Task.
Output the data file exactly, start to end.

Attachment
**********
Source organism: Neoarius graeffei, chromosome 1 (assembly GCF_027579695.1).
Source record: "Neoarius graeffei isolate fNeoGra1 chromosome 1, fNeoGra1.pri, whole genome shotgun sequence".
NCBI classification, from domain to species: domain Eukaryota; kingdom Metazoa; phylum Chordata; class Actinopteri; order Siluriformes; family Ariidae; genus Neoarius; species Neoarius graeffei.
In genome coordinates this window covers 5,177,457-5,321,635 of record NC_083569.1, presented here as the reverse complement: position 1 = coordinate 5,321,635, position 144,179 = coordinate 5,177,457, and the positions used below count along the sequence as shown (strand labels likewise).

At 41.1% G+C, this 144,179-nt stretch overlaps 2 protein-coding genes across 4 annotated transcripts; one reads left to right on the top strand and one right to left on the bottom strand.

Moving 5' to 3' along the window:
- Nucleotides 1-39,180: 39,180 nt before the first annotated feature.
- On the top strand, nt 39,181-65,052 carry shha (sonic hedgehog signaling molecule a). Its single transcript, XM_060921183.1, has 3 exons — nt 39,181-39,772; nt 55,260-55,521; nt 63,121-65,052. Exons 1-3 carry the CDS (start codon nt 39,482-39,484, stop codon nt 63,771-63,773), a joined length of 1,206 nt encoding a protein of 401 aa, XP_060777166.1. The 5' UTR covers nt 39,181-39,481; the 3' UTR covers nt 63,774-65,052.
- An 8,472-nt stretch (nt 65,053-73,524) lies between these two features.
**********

Source organism: Neoarius graeffei, chromosome 1 (assembly GCF_027579695.1).
Source record: "Neoarius graeffei isolate fNeoGra1 chromosome 1, fNeoGra1.pri, whole genome shotgun sequence".
NCBI classification, from domain to species: domain Eukaryota; kingdom Metazoa; phylum Chordata; class Actinopteri; order Siluriformes; family Ariidae; genus Neoarius; species Neoarius graeffei.
In genome coordinates this window covers 5,177,457-5,321,635 of record NC_083569.1, presented here as the reverse complement: position 1 = coordinate 5,321,635, position 144,179 = coordinate 5,177,457, and the positions used below count along the sequence as shown (strand labels likewise).

At 41.1% G+C, this 144,179-nt stretch overlaps 2 protein-coding genes across 4 annotated transcripts; one reads left to right on the top strand and one right to left on the bottom strand.

Moving 5' to 3' along the window:
- Nucleotides 1-39,180: 39,180 nt before the first annotated feature.
- On the top strand, nt 39,181-65,052 carry shha (sonic hedgehog signaling molecule a). Its single transcript, XM_060921183.1, has 3 exons — nt 39,181-39,772; nt 55,260-55,521; nt 63,121-65,052. Exons 1-3 carry the CDS (start codon nt 39,482-39,484, stop codon nt 63,771-63,773), a joined length of 1,206 nt encoding a protein of 401 aa, XP_060777166.1. The 5' UTR covers nt 39,181-39,481; the 3' UTR covers nt 63,774-65,052.
- An 8,472-nt stretch (nt 65,053-73,524) lies between these two features.